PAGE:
Indeed, we are at the center of our respective universes. Every morning at 8:24am, there are a hundred supremely-important universes fighting an imaginary battle for a prime position on the livestock transport line.
The herd shuffles forward, hooves clacking in the urgent rush. A self-herding mass, headed straight for the abattoir.
My heart bays: I don’t belong here.
The first logical thought is that they’re there to show fabric transparency and thickness. But are there that many women who go braless that the nippled mannequin is necessary? And if it’s a question of pert nipples potentially ruining your next family photo, why don’t male mannequins have nipples?
Do they up the resale value?
In case of emergency, use mannequin torso to break glass?
Perhaps they’re the product of a 40-year-old virgin at the mannequin factory on a dare:
“Say Mickey, there’s rumors flyin’ around that you’ve never had yourself a dame.”
“Screw you Tony, I been with plenty ‘a broads. Look, I even know where the nipples go.”
Or is it a shoutout to all those dadboners out there, to throw them a piece of PG eye candy? You know the kind of male specimen: uptight, high-strung with ergonomic sneakers and high-waisted jeans, responsible polo shirt and fanny pack, keepin’ it Christian. The ones that hate their job, but love their family… at least, when they’re not dreaming about what they could have done with their lives. The kind of male specimen that accompanies his wife while shopping, holding her bag, waiting patiently for her while fantasizing about revving the station wagon engine and leaving her nagging ass in the dust. He’s sitting like a good boy, when out of the corner of his eye, a tight little number catches his eye. A quick glance around confirms, nobody’s watching. He lets his eyes dip down to admire the pert perfection of the daringly stylish mannequin. He admires her figure, reminding himself that it’s not infidelity if she’s made of plastic. His heart beats a little faster, he licks his lips, and dusts off his former signature move; coquettishly, he winks at her. No response; she’s playing hard to get. No matter, he thinks. I’ll be back next week, my sweet.
Hey, everyone deserves their little slice of happiness.
And that’s why mannequins have nipples.
July is long gone, and now I’m face-to-face with another birthday.
I’m 29. One year before the big 30. On a side note: when I lived in Korea, 30 was the magic number: after 30, a woman’s shelf life supposedly reaches its expiration and you creep into that undesirable “spinster” territory if you’re unmarried. 30 is that round magical number where everything changes, and you’re supposed to have a fire under your ass, to get moving and accomplish those life goals you’ve been putting off until “later.” Well, as a 29-year-old woman, I’m acutely aware that this is the time of my life; I’m in my prime, and there is no magic switch that will be flipped in one year. I’m taking things at my speed, doing what I want to do at my own speed, with no one but myself to answer to. This is the freest and most empowered I’ve ever felt. If this feeling follows me into my 30’s, that’d be one of the greatest privileges I could hope for.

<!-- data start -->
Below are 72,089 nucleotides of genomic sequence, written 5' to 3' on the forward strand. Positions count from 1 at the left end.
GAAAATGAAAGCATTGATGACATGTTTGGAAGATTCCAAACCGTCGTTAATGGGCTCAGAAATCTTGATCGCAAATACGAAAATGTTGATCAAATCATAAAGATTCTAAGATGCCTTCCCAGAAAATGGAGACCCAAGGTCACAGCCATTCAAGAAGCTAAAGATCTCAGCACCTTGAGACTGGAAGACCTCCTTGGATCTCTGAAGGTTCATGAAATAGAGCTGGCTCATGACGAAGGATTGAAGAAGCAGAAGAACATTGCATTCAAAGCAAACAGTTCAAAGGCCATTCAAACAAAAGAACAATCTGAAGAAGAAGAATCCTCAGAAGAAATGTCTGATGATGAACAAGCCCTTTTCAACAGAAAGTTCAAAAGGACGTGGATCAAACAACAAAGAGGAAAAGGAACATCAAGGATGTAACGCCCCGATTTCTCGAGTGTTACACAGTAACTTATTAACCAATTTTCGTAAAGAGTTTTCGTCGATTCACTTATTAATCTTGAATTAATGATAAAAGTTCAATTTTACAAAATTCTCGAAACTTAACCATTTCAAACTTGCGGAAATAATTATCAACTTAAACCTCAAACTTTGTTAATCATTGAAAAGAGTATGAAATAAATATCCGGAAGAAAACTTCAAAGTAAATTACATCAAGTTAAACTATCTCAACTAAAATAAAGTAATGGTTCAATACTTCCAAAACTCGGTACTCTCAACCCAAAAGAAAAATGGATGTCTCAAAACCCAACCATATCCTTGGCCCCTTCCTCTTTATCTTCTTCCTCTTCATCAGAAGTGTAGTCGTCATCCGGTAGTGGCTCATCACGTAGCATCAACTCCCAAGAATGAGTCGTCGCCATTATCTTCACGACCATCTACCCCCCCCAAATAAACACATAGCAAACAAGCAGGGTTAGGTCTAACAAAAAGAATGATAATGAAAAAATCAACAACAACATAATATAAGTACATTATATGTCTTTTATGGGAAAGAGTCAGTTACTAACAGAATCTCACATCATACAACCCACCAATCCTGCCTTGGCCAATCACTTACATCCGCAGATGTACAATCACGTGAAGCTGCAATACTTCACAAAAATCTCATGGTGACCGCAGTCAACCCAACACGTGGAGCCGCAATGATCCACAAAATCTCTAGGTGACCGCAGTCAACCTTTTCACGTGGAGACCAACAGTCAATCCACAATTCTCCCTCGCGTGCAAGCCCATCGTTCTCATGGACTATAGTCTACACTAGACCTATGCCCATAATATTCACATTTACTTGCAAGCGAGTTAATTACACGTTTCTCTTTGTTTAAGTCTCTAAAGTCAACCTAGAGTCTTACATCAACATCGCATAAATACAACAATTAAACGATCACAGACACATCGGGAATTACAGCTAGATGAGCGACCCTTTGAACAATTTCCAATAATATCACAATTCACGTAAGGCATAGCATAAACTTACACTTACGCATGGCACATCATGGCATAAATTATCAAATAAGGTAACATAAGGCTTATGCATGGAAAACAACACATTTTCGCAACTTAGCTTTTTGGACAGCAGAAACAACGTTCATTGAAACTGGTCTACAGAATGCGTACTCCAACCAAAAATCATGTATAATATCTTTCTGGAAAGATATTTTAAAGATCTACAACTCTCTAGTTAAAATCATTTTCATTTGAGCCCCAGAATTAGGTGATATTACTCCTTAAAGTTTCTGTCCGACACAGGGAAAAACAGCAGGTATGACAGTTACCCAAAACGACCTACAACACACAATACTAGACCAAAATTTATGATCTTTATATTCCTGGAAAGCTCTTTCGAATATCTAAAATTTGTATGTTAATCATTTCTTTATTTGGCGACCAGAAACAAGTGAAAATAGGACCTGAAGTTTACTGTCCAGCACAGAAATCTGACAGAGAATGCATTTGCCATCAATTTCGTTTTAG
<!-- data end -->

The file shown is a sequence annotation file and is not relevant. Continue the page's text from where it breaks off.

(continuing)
Around the time of the New Year and my birthday, it seems to be the season for reflection. Perfectly spaced, twice a year, the time to take stock.
In the past year, or indeed since I arrived in France a year and a half ago, I’ve learned to speak French, become a freelance English teacher, gotten PACSed (in other words, signed into a legal partnership), found a good job where my coworkers call me on my birthday to sing me Happy Birthday, rekindled my interest in writing and drawing, succeeded (FINALLY) at having an herb garden, and started to delve into cooking more seriously (as a seriously pleasurable hobby, that is).
I’ve also lost friendships, hit my lowest emotional point, rebounded from that point, and evolved more than I ever have before.
But most of all, I’ve learned how and where to educate myself outside of the classroom. I’ve learned that it’s okay not to be a complete island. And I’ve started to research my family history, which is so much richer than I could have imagined, as well as the complex and fascinating history of Puerto Rico and Cuba. Having an intimate knowledge of where my family comes from is both empowering and valuable. For me, learning about the history of colonization, political and even musical and culinary history is a responsibility that I hadn’t fully realized the importance of.